Breast milk is almost always the best source of nutrition for infants under twelve months of age. This has been verified by many organizations, including the World Health Organization. But when the mother is HIV positive, there is an increased risk of HIV transmission from mother to baby when the mother breastfeeds. In the United States and other developed countries, formula is a perfectly acceptable alternative.
In developing countries, however, feeding an infant formula can result in premature death because of viral infections or malnutrition. This is sort of a two-fold problem – early cessation of breastfeeding increases the chances of morbidity and mortality but longer breastfeeding increases the chances of contracting the HIV virus for infants. In these instances, finding a way to reduce the transmission from mother to baby is necessary for infant survival.
One thing that researchers do know is that babies who are fed breast milk exclusively by their HIV infected mothers are less likely to contract the virus than babies that are fed both breast milk and formula. Physicians believe this may have something to do with the microbes in the gut of breastfed infants; infants who are breastfed have a more diverse gut microbe composition than formula fed infants. Additionally, formula can introduce allergens and contaminants from local water sources, forcing the infant’s body to fight the allergens and contaminants, rather than the HIV virus.
Special medications are offered in some areas to nursing mothers. These medications help to neutralize the HIV virus in their breast milk, reducing the chances of mother-to-child HIV transmission. A group of researchers are working on developing and refining nipple shields that may also help to reduce mother-to-child transmission. Physicians can help educate mothers on proper and safe feeding techniques and administer medications or other resources to nursing mothers with HIV.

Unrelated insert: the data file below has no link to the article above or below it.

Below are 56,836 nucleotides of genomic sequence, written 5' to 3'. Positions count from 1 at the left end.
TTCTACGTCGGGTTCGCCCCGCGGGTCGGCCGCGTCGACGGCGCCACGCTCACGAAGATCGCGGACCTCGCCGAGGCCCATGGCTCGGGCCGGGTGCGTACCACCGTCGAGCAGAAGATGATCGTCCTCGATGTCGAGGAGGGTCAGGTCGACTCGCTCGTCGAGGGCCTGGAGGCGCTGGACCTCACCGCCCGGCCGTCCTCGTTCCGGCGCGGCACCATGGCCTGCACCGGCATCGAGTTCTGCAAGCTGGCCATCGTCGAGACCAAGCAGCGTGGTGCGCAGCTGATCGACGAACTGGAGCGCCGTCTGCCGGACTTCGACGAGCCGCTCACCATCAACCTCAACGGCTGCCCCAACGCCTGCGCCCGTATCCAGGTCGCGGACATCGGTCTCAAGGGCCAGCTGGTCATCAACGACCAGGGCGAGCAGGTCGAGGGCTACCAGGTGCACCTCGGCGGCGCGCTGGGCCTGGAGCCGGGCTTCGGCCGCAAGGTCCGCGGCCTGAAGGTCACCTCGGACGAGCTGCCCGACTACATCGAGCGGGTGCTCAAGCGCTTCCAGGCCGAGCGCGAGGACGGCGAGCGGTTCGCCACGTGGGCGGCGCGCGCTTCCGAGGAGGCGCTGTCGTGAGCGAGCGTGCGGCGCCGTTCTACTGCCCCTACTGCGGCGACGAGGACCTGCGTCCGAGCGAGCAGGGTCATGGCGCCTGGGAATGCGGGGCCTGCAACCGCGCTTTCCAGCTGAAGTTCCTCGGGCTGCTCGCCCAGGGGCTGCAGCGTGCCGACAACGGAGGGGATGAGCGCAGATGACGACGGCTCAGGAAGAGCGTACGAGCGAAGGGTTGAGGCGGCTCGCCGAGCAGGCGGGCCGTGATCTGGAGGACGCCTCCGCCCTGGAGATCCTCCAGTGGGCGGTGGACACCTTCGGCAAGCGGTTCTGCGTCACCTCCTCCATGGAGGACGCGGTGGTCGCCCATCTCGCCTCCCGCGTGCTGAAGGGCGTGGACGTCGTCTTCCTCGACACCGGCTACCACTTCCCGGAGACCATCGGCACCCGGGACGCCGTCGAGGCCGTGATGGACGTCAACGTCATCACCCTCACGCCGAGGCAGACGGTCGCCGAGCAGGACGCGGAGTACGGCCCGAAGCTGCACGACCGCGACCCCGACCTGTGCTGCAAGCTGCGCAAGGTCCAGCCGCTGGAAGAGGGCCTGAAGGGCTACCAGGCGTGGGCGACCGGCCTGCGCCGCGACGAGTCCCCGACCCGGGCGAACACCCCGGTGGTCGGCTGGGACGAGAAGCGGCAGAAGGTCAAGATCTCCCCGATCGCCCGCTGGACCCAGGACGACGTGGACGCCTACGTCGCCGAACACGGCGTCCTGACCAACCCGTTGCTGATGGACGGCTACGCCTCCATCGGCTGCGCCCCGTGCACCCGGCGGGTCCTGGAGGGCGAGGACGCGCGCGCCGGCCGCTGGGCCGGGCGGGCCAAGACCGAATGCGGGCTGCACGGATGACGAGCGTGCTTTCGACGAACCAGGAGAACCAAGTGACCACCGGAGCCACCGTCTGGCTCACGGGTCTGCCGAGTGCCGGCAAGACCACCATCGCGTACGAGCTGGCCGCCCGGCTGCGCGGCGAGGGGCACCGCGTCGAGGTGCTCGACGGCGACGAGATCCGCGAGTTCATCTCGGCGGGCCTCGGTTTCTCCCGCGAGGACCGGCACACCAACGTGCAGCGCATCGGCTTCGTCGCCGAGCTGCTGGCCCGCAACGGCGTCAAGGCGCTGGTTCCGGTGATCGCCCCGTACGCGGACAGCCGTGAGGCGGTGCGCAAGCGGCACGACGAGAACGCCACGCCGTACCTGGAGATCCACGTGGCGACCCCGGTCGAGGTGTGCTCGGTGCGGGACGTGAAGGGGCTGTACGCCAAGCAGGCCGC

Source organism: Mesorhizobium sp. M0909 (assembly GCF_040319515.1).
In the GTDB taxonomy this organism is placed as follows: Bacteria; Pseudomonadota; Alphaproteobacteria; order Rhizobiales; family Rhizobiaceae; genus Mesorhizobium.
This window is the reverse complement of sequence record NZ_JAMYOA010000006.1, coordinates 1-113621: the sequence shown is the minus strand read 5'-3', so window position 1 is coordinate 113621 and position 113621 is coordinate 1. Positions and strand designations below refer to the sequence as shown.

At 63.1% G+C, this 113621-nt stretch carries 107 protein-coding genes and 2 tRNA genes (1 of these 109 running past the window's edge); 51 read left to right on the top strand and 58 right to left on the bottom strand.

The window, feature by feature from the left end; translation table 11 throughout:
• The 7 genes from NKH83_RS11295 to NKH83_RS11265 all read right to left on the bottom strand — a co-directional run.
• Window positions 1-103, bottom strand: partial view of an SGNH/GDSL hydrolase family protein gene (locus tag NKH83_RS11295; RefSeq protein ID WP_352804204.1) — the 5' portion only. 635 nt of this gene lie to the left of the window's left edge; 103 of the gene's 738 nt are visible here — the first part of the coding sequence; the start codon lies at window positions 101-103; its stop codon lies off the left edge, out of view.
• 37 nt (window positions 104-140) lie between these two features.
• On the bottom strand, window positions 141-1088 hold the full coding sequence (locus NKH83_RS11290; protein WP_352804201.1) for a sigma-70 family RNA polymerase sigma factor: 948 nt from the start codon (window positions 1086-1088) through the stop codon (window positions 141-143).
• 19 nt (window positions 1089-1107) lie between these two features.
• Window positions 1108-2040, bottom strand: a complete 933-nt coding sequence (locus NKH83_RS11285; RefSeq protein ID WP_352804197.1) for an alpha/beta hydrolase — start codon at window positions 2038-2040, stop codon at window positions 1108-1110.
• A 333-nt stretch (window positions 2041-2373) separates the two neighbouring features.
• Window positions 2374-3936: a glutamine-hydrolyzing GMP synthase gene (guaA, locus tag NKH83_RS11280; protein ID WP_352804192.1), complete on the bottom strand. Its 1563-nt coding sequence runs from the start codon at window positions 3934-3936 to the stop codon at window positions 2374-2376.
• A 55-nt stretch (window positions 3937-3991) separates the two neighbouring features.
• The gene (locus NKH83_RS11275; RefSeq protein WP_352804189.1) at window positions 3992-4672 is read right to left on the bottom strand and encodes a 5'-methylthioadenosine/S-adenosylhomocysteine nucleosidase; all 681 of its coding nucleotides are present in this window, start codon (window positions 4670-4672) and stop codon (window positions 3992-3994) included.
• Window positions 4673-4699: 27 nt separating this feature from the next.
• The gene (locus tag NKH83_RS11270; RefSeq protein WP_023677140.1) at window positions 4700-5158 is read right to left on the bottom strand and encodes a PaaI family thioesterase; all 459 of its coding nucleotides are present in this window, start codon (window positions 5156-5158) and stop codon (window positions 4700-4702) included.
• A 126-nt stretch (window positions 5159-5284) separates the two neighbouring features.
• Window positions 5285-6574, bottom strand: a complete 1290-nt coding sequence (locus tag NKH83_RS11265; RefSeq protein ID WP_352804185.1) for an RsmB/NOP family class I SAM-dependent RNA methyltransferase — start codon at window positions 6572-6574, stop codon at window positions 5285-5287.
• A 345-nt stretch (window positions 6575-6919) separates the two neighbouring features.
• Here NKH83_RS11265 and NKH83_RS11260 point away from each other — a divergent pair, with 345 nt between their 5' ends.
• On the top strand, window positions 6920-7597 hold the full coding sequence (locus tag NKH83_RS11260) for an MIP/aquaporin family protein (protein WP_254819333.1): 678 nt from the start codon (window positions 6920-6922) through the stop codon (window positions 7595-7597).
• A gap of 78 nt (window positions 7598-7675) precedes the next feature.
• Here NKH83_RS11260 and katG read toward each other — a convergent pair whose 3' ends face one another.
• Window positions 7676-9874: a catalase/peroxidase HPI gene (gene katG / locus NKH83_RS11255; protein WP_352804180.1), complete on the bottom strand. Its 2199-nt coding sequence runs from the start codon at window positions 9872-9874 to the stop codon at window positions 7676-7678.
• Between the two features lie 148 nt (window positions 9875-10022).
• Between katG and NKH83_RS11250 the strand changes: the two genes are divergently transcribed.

But these resources aren’t available everywhere they are needed, and in these areas, the mothers are left with very few options – feed formula and risk losing their baby to malnutrition or a viral infection or breastfeed them and risk transmitting the virus to their baby. I can only imagine how heartbreaking it must be to try and choose between these two very awful choices.
To help reduce the mortality rate and mother-to-baby transmission rate in these areas where resources are very limited, researchers have been trying to come up with a viable solution – one that almost any woman can implement, no matter how limited her resources are. And they believe they may have found an effective solution – flash heating.
“Flash heating can help women provide nutrient and antibody-rich breast milk to their infants beyond six months of age and reduce the possibility of HIV transmission at the same time,” said Caroline Chantry, professor of pediatrics at UC Davis Children’s Hospital.
In flash heating, the breast milk is expressed directly into a glass container. It is then placed in water until it boils. Proper hand washing techniques and clean utensils are key in this method, as is allowing the breast milk to reach the right temperature. Mothers must also allow the milk to cool enough that it can be fed to the child with a spoon or cup.
The technique is not new, as it is recommended by the World Health Organization, but it has only recently been researched to determine its practicality in real-world circumstances. For the last year, researchers from UC Davis and UC Berkeley have followed HIV positive mothers in the resource-poor urban area of Dar es Salaam, Tanzania. Most mothers needed very little guidance in learning the technique, which means that the technique can be taught, even without the aid of a physician. Moreover, women were willing to implement the technique and did so over an average of about ten weeks. Some mothers were even able to utilize the technique for up to a full year.
“More women with HIV than we anticipated were willing and able to flash heat their breast milk and make it safe, despite very limited resources,” said Chantry, adding that “these mothers succeeded in flash heating with only modest support from trained peer counselors, rather than professional health-care providers. This method is inexpensive in the terms of costs and workforce and could be sustainable in resource-limited settings.”
Now, the researchers hope to start a study on whether or not the method can improve the overall health of the infant. They plan to evaluate the cost-effectiveness of health improvements and track the number of averted HIV transmissions from mother to infant.
“Our focus in on improving both HIV-free ‘thrival’ as well as HIV-free survival,” Chantry said. “WHO has also called for research of the supporting and sustaining this practice on a large scale.”
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